Mette is currently a PhD researcher in the ERC project Rural Riches, The bottom-up development of Post-Roman Northwestern Europe (450-640).
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Mette is currently a PhD researcher in the ERC project Rural Riches, The bottom-up development of Post-Roman Northwestern Europe (450-640). This project analyses the importance of the rural population as consumers with access to global trade networks to the post-Roman economic development in northwestern Europe. In this project, Mette researches the different aspects of the Merovingian exchange system.
She studies the material culture of the rural population and the nature of the exchange systems through which they had access to objects with very diverse origins (local, regional, supra-regional, international). This analysis is mainly based on beads deposited in graves, that were both produced locally but also obtained from areas as far away as India. Making innovative use of object distribution maps with the help of GIS (in contrast to traditional presence/absence maps), enables her to analyse the contexts in which beads circulated and the extent of their prevalence in rural communities. Recent scientific research on glass vessels and beads has contributed considerably to our understanding of the movement of finished objects and to some extent raw materials.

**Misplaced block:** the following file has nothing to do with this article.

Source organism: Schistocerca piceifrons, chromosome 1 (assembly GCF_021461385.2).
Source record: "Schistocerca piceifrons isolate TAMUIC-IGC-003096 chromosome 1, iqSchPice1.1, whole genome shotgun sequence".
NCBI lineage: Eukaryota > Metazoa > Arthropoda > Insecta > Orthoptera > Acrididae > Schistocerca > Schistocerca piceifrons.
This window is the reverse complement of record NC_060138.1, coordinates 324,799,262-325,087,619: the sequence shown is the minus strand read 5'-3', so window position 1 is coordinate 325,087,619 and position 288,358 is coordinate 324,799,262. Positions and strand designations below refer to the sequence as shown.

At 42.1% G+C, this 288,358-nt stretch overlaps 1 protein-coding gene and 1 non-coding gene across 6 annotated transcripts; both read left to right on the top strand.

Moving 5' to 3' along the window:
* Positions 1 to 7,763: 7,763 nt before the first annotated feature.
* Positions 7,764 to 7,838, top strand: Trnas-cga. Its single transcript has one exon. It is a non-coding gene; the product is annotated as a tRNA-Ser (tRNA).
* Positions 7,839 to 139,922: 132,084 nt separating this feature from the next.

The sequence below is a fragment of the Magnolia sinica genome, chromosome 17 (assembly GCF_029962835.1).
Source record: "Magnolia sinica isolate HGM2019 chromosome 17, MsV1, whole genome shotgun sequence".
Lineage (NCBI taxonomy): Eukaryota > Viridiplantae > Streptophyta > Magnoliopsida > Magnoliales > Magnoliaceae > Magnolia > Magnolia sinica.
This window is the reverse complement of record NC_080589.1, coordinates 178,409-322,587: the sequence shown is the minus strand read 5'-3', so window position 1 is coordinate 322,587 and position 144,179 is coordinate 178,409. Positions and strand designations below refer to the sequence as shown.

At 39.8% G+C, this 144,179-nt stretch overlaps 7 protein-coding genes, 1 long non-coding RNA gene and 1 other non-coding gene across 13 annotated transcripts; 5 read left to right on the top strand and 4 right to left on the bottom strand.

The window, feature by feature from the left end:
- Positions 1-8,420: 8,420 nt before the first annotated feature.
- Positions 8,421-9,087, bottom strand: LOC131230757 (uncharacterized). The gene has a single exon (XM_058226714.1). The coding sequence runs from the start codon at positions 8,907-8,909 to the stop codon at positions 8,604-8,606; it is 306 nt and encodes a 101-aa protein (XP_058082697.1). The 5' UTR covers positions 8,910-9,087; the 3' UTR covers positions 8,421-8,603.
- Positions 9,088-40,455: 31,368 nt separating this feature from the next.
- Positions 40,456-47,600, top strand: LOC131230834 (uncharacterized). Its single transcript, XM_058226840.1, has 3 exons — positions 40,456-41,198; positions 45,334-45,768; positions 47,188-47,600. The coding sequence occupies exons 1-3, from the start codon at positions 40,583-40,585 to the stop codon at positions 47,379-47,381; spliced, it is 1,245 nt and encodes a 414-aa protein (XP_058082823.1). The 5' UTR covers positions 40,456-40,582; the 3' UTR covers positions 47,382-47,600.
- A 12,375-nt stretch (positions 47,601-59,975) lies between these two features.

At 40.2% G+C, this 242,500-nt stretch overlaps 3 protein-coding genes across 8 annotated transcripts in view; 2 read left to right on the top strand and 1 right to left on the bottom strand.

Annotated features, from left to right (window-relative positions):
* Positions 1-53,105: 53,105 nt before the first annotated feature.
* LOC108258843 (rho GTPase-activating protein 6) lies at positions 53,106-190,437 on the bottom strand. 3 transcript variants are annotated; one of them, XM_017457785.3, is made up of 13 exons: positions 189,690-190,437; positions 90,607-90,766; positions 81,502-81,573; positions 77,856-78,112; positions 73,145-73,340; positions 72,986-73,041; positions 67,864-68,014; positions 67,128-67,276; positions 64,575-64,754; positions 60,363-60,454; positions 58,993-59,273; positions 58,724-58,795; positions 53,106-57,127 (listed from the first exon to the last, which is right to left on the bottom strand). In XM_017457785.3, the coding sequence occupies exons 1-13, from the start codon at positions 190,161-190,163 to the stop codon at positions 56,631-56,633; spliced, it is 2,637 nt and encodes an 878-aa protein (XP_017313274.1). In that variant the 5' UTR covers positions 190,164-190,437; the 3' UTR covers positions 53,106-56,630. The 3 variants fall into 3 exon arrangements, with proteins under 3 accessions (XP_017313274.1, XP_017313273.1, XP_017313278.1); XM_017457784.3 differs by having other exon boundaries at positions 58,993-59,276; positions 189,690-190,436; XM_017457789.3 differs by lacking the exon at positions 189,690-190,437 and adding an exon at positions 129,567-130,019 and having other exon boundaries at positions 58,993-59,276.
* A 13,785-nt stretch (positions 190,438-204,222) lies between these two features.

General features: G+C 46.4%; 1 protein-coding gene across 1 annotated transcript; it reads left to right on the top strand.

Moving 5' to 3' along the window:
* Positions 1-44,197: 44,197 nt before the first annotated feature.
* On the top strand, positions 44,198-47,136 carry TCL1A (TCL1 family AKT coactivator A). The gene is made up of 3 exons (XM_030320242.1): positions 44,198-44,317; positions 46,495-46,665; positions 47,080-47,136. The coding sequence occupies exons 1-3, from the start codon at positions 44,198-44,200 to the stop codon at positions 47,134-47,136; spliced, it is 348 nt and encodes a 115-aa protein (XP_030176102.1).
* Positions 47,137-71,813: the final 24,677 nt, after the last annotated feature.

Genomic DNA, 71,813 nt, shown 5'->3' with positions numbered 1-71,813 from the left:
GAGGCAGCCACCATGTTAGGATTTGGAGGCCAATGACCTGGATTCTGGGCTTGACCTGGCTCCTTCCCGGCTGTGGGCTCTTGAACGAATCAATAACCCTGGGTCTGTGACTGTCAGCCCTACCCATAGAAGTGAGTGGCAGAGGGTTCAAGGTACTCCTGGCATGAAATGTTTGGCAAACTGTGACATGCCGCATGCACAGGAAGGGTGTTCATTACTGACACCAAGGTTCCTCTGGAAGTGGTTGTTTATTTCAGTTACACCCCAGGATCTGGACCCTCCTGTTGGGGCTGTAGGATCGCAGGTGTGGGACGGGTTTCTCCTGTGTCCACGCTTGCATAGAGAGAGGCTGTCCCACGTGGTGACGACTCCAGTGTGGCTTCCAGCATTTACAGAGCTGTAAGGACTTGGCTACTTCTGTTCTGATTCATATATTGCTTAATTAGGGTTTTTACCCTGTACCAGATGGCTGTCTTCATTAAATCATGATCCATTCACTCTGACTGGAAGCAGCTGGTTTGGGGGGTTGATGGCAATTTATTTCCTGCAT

Mette also investigates regional variability in the availability of objects and aim to define the exchange mechanisms in place, as well as create models to demonstrate which agents and networks may have been involved.
Mette obtained a (R)MA (cum laude) in early medieval archaeology from Leiden University in 2016. Her thesis concerned an in-depth study of the use and exchange of amber in the Merovingian period in northwestern Europe. During her studies she also researched the exchange of Mediterranean-produced beads (millefiori beads, reticella beads, amethyst beads and meerschaum (sepiolith) beads) in the 6th and 7th centuries AD.
Her research interests cover both the economic and social aspects of early medieval exchange and the significance of bead-studies to uncover socio-economic developments and (global) trade networks in the Merovingian period. Mette and her husband also own a company called De Oudheidsfabriek that aims to inspire the Dutch public with archeology.
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